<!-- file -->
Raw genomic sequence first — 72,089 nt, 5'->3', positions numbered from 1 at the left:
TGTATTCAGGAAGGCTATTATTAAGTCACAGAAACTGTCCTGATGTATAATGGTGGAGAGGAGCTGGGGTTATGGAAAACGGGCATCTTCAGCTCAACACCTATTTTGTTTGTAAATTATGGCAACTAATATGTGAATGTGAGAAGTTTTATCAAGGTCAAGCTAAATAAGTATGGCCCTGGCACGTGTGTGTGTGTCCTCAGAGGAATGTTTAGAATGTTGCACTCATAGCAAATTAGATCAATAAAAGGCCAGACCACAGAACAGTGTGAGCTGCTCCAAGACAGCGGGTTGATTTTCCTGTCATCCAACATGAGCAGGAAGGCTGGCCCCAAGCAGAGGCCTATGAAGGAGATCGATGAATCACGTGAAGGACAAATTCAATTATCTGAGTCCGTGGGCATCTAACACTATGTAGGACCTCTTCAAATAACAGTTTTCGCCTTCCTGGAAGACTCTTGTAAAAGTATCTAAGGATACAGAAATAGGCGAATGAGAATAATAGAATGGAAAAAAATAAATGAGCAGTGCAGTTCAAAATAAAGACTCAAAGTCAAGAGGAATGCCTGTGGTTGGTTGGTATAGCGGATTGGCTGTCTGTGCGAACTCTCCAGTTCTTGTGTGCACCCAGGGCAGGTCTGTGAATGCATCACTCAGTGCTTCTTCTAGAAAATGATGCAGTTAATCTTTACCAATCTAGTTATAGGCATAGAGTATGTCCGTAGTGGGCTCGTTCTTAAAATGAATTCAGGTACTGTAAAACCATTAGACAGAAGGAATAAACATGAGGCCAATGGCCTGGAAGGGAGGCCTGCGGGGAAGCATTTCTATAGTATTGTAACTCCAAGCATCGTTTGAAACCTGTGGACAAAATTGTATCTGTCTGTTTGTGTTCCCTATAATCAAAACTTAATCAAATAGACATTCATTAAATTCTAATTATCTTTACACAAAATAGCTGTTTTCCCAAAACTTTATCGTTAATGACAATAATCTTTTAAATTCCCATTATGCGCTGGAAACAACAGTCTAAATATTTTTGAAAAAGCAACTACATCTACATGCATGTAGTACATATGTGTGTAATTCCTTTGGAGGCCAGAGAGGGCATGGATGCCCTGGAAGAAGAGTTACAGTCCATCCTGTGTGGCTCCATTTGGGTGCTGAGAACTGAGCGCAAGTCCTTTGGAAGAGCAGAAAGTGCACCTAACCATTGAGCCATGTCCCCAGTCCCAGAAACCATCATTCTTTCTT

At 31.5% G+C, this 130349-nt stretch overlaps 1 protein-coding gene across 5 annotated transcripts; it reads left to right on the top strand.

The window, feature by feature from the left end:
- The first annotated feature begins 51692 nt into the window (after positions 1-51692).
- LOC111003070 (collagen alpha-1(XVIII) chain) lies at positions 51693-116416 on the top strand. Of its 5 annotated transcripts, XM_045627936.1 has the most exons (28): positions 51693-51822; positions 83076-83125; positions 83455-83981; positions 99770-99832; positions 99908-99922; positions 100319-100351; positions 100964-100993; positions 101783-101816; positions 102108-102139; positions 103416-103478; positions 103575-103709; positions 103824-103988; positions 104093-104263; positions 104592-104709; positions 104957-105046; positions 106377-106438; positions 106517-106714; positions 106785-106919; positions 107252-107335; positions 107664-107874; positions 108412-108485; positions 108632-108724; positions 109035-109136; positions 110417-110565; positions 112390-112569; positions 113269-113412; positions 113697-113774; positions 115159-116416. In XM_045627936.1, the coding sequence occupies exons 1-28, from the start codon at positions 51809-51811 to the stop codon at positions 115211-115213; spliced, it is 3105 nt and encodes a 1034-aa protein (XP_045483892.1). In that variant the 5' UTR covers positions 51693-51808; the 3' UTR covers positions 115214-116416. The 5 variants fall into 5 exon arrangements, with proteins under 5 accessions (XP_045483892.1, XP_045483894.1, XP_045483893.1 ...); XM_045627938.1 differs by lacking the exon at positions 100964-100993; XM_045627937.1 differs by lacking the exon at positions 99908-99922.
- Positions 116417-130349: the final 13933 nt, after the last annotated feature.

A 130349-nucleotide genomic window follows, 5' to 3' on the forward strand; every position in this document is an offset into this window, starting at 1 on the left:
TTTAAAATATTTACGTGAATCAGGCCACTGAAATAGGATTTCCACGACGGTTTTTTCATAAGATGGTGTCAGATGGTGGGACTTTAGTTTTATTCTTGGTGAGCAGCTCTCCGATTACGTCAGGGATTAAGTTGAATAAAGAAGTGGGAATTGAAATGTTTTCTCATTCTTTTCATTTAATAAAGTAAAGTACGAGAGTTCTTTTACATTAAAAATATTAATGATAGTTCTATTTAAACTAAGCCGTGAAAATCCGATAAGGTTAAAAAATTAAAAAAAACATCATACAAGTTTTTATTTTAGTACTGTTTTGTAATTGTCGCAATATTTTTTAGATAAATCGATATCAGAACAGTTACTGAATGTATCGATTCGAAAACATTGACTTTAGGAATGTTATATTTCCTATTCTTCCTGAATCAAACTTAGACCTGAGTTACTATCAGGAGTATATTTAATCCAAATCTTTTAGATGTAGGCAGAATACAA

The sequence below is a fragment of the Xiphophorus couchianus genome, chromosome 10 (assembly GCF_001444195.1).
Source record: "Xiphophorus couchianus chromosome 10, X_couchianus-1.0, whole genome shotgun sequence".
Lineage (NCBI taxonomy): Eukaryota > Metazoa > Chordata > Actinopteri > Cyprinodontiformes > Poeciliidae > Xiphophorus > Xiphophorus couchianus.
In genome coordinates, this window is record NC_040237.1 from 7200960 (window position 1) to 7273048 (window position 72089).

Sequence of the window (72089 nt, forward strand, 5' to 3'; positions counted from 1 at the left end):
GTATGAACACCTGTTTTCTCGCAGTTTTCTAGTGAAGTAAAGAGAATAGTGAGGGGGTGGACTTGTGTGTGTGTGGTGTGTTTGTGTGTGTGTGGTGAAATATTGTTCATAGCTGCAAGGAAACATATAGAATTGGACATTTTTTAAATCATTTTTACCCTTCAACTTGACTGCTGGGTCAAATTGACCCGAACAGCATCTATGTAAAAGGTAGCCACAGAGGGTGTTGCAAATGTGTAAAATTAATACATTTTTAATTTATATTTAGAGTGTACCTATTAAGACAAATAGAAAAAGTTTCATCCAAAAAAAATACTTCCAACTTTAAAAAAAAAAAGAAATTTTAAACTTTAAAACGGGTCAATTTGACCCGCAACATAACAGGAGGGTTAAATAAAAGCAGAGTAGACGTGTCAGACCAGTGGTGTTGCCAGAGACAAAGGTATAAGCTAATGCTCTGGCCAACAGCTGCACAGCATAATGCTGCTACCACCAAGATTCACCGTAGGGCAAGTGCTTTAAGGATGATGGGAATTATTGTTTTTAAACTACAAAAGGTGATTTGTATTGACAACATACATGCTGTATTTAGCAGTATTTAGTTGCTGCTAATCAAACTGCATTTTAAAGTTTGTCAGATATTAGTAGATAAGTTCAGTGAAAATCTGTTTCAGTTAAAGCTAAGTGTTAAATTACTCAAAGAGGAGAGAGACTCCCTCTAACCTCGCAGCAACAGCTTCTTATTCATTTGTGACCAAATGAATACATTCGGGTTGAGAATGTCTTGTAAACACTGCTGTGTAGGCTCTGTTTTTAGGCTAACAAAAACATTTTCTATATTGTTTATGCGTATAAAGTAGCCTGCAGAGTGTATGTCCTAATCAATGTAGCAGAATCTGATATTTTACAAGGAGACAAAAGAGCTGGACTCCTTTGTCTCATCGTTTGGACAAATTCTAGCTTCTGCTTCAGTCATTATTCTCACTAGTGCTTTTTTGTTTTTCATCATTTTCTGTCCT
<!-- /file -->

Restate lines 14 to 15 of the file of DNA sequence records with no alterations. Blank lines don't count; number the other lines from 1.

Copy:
Sequence of the window (72089 nt, forward strand, 5' to 3'; positions counted from 1 at the left end):
GTATGAACACCTGTTTTCTCGCAGTTTTCTAGTGAAGTAAAGAGAATAGTGAGGGGGTGGACTTGTGTGTGTGTGGTGTGTTTGTGTGTGTGTGGTGAAATATTGTTCATAGCTGCAAGGAAACATATAGAATTGGACATTTTTTAAATCATTTTTACCCTTCAACTTGACTGCTGGGTCAAATTGACCCGAACAGCATCTATGTAAAAGGTAGCCACAGAGGGTGTTGCAAATGTGTAAAATTAATACATTTTTAATTTATATTTAGAGTGTACCTATTAAGACAAATAGAAAAAGTTTCATCCAAAAAAAATACTTCCAACTTTAAAAAAAAAAAGAAATTTTAAACTTTAAAACGGGTCAATTTGACCCGCAACATAACAGGAGGGTTAAATAAAAGCAGAGTAGACGTGTCAGACCAGTGGTGTTGCCAGAGACAAAGGTATAAGCTAATGCTCTGGCCAACAGCTGCACAGCATAATGCTGCTACCACCAAGATTCACCGTAGGGCAAGTGCTTTAAGGATGATGGGAATTATTGTTTTTAAACTACAAAAGGTGATTTGTATTGACAACATACATGCTGTATTTAGCAGTATTTAGTTGCTGCTAATCAAACTGCATTTTAAAGTTTGTCAGATATTAGTAGATAAGTTCAGTGAAAATCTGTTTCAGTTAAAGCTAAGTGTTAAATTACTCAAAGAGGAGAGAGACTCCCTCTAACCTCGCAGCAACAGCTTCTTATTCATTTGTGACCAAATGAATACATTCGGGTTGAGAATGTCTTGTAAACACTGCTGTGTAGGCTCTGTTTTTAGGCTAACAAAAACATTTTCTATATTGTTTATGCGTATAAAGTAGCCTGCAGAGTGTATGTCCTAATCAATGTAGCAGAATCTGATATTTTACAAGGAGACAAAAGAGCTGGACTCCTTTGTCTCATCGTTTGGACAAATTCTAGCTTCTGCTTCAGTCATTATTCTCACTAGTGCTTTTTTGTTTTTCATCATTTTCTGTCCT